Why Reparations is a Political Issue, Not a Legal Issue

I recently published my 18th book entitled A Legally Created People. The first chapter is entitled “The Legal Case Against Reparations.” This chapter addresses the legal obstacles which African Americans face in the struggle to obtain reparations for past racial injustices.

In this chapter I focus specifically on two reparations cases: Cato v. U.S and In re African-American Slave Descendants Litigation. In both cases, the court held that the claims were barred by statute of limitations and that the plaintiffs did not have standing to bring suit. In effect, these rulings held that slavery happened too long ago and that the descendants of enslaved Africans do not have standing because they were not directly enslaved. These courts also were not persuaded by arguments that racial oppression constitutes a continuous harm which began during slavery and continues to this very day.

In my book I also assess the legal claims of Native Americans. One advantage which Native Americans maintained was that the United States recognized the native people of North America as a conquered and dependent nation, but a nation nonetheless. The United States entered into treaties with these Native American nations. In many instances the treaties were broken, but Native Americans were able to eventually bring lawsuits for these broken treaties and prevail. One of the cases which I mentioned specifically was United States v. Sioux Nation of Indians, 448 U.S. 371 (1980). In that case the Sioux Nation was able to prevail in a case which involved a treaty which was broken more than a century prior.

The treaties which the United States signed with Native Americans created contractual obligations. As I explain in my book, treaties are contracts between nations. The United States created no such contractual obligations with enslaved Africans. The “fiduciary relationship” which existed between the United States and Native Americans did not exist between the government and African people. As I point out, enslaved Africans were a people without a nation. They were stolen from their nations. Enslaved Africans were also a people without legal recognition from the country which enslaved them. Why this is significant is that claims on the part of Native Americans were not barred by statute of limitations or hindered by lack of standing, as is the case for African Americans seeking reparation. Based on this existing legal precedent, there a suit seeking reparations for slavery and other racial injustices of the past will not prevail.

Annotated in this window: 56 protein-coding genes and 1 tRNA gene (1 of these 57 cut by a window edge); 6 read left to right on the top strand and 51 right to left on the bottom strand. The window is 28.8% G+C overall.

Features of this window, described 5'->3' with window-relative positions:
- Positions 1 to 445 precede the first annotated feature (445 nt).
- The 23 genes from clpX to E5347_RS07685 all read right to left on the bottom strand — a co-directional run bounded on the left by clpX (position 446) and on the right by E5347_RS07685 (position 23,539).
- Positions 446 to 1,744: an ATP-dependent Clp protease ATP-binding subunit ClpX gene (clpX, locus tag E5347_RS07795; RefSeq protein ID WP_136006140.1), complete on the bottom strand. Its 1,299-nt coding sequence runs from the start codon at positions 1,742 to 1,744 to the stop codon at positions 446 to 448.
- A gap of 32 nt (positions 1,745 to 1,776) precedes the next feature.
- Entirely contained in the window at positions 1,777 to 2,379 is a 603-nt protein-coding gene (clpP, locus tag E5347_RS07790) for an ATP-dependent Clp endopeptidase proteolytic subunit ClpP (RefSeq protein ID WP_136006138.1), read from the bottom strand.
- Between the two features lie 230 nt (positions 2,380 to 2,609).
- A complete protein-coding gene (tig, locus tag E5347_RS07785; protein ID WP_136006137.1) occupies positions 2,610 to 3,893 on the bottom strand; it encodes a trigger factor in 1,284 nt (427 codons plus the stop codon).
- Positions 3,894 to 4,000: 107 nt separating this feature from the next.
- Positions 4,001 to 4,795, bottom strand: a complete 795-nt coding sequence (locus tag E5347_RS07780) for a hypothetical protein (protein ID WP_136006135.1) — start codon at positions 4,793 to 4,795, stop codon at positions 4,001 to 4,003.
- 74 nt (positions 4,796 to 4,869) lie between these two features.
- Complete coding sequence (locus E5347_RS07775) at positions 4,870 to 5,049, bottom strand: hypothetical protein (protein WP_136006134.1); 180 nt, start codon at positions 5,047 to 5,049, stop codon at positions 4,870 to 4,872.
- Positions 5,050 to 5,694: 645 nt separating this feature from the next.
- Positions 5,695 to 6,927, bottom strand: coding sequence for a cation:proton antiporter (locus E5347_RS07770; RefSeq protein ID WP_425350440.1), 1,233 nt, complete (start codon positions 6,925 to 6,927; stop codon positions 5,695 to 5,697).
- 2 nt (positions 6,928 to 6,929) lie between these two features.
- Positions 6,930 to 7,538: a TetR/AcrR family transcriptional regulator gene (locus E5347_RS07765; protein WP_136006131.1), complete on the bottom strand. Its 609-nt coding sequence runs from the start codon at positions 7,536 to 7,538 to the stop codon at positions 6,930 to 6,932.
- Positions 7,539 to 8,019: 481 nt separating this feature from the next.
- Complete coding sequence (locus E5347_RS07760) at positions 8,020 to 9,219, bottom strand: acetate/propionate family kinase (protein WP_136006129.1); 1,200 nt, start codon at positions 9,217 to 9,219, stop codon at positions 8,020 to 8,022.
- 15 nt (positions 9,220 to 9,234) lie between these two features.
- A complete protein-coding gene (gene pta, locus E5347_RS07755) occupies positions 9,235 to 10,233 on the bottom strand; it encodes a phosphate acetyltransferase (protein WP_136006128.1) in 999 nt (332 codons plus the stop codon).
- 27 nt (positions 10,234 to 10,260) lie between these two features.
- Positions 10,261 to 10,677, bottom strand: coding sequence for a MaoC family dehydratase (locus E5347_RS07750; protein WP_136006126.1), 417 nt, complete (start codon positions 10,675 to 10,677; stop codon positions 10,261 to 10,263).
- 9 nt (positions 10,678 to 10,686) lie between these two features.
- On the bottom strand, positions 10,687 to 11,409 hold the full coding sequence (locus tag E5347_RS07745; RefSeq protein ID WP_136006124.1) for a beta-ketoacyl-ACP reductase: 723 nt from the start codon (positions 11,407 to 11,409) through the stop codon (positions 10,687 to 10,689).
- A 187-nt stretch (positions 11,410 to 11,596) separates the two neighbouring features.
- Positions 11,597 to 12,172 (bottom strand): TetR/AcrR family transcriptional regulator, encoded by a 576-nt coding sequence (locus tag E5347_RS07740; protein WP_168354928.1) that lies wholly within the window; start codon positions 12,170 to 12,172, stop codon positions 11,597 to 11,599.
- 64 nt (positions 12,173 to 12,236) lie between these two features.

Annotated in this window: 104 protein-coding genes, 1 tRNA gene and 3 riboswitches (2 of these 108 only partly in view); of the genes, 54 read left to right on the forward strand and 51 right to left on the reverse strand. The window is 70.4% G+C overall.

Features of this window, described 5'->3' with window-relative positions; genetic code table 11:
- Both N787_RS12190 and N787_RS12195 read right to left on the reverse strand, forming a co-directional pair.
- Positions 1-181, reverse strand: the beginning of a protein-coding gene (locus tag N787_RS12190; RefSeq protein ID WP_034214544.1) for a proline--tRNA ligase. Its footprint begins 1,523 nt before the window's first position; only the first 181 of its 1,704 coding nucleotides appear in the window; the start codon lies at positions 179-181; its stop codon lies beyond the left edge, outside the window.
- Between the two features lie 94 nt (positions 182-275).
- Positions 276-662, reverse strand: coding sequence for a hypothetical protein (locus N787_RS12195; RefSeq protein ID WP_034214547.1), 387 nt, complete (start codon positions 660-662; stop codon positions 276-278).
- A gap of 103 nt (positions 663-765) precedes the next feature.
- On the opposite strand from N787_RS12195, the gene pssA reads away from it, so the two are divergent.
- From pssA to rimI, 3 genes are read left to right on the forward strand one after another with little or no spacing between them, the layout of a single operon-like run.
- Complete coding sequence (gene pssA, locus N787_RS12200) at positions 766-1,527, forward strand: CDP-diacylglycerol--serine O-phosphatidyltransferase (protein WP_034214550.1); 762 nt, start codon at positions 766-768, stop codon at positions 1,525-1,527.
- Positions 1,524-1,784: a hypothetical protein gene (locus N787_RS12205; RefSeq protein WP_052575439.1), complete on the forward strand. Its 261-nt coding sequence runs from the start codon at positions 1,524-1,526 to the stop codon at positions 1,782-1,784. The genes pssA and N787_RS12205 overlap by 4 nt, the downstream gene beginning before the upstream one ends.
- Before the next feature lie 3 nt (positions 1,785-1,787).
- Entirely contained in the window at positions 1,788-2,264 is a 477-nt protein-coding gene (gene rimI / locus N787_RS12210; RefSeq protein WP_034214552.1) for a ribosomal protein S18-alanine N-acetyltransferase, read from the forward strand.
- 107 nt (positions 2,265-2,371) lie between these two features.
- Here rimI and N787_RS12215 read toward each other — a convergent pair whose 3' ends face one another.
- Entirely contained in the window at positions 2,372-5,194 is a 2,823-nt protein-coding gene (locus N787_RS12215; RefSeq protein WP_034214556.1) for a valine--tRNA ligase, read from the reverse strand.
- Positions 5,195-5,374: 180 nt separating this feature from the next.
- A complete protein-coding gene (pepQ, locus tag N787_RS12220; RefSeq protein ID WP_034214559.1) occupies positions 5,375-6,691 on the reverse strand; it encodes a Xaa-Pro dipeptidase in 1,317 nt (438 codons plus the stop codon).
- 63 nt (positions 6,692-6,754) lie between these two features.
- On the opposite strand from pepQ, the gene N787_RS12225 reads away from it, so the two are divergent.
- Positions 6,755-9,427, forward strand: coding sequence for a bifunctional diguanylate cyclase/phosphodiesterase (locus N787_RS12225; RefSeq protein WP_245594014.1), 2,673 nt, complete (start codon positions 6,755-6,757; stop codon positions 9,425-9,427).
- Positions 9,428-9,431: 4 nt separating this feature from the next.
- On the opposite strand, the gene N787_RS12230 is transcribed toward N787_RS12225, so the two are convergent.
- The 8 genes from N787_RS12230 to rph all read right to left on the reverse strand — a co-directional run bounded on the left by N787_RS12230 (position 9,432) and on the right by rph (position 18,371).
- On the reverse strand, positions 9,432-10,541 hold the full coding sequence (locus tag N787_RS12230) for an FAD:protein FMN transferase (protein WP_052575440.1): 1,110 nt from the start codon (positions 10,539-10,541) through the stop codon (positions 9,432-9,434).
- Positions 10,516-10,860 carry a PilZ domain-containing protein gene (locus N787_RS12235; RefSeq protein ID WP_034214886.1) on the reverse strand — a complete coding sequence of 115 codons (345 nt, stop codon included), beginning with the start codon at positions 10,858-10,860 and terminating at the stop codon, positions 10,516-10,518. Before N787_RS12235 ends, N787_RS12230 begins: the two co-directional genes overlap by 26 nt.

This is not meant to discourage anyone who is actively advocating for reparations. The purpose of this article and of the chapter in my book from which this article is based is so that readers understand that the American legal system has effectively ruled that reparations is a political matter which cannot be settled in a courtroom. As I explained in A Legally Created People, Japanese Americans also failed in their attempt to file a suit for reparations. Reparations to Japanese Americans who were interned during World War II came as the result of legislation, not legal action.

A Legally Created People can be purchased at the link below:


This essay can also be downloaded as a kindle ebook here: https://www.amazon.com/Legal-Case-Against-Reparations-ebook/dp/B089LPGVL1



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Dwayne Wong (Omowale)

Dwayne Wong (Omowale) is a Guyanese born Pan-Africanist, author, and law student.